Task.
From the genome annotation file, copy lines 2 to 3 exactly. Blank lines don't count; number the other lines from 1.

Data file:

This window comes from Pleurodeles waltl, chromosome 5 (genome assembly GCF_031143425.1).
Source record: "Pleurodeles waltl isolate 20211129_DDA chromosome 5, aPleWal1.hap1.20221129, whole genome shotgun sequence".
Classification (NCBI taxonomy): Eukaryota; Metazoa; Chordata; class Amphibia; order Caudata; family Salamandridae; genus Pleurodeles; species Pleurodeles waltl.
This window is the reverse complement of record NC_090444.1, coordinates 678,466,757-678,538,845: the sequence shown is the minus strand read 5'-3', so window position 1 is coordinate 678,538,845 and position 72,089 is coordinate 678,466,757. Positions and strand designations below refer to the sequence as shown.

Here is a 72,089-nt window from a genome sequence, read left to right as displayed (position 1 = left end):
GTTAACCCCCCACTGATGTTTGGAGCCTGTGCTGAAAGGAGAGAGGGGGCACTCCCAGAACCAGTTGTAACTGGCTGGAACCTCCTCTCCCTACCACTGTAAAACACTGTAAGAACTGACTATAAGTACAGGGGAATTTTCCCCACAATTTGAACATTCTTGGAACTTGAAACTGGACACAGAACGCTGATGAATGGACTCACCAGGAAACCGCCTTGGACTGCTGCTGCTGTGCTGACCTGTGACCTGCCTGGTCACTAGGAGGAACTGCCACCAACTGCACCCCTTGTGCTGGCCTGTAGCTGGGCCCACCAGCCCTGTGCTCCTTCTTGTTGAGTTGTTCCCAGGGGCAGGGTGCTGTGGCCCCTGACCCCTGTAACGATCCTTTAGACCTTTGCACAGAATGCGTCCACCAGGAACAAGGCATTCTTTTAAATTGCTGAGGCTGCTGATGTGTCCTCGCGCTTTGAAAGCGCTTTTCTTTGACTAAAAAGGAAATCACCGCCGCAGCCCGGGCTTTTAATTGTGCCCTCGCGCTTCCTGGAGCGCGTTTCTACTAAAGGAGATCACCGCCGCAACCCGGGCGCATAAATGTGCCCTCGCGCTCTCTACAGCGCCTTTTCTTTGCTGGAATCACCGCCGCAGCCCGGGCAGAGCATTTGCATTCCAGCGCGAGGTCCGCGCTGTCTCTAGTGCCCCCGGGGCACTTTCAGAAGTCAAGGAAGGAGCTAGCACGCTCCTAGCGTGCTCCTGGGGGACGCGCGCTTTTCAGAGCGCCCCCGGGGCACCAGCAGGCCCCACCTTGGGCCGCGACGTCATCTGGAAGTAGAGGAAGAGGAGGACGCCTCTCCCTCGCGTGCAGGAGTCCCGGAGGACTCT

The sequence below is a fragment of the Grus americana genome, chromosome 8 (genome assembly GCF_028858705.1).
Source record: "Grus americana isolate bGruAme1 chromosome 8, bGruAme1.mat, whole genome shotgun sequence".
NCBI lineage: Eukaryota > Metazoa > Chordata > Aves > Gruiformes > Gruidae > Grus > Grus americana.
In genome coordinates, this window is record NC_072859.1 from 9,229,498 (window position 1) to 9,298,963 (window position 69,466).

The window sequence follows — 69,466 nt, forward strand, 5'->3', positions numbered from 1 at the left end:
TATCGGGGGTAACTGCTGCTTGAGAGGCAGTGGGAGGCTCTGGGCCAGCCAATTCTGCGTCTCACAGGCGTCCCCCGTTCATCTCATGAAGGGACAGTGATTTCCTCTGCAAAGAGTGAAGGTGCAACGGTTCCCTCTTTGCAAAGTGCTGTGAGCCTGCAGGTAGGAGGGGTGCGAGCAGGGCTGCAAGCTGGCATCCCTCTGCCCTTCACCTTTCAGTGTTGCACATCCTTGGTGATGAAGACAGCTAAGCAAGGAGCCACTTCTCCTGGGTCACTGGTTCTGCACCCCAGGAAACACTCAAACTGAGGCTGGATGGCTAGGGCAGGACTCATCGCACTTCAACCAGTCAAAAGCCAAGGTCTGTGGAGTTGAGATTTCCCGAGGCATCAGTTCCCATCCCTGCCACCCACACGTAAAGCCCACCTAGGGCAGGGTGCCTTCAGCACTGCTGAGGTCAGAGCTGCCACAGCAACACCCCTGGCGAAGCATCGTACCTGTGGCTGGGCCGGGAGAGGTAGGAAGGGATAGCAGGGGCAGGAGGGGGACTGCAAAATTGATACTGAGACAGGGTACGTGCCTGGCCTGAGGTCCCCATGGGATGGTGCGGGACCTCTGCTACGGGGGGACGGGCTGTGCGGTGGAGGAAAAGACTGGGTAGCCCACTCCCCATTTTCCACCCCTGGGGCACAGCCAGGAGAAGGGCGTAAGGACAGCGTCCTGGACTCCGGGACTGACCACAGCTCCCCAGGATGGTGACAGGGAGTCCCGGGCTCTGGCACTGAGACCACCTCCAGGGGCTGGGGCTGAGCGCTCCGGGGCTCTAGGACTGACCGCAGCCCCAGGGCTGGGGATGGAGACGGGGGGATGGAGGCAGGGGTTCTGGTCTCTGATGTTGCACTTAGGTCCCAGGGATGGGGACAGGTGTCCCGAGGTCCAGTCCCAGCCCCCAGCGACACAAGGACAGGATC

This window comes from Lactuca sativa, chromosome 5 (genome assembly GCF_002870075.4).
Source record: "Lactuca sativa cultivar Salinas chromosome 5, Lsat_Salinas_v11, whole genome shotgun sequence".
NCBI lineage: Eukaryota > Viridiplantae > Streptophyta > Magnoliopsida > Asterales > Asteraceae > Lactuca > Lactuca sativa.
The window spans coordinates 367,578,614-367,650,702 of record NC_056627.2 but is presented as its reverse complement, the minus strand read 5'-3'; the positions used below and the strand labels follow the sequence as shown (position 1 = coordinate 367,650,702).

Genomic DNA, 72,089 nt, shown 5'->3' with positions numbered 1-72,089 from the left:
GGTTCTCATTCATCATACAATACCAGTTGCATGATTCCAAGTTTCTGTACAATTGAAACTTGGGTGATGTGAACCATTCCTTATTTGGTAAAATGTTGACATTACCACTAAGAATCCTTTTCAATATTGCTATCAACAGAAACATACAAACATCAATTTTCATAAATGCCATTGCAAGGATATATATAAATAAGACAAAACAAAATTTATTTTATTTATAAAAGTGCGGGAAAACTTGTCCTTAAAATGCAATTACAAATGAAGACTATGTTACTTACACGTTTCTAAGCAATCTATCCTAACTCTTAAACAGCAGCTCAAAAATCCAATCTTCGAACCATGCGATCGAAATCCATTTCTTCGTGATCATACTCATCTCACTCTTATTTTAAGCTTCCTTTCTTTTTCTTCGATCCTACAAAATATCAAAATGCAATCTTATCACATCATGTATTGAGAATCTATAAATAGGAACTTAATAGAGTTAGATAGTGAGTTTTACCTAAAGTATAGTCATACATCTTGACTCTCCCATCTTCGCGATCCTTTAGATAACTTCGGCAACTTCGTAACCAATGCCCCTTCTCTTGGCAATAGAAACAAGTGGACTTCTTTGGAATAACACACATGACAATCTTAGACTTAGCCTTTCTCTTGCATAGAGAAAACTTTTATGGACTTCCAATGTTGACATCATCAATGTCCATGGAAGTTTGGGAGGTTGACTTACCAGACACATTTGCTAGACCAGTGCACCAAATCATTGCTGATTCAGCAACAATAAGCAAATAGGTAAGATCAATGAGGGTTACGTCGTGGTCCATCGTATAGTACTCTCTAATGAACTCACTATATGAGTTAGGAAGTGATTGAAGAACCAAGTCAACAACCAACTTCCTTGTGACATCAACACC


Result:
Source record: "Pleurodeles waltl isolate 20211129_DDA chromosome 5, aPleWal1.hap1.20221129, whole genome shotgun sequence".
Classification (NCBI taxonomy): Eukaryota; Metazoa; Chordata; class Amphibia; order Caudata; family Salamandridae; genus Pleurodeles; species Pleurodeles waltl.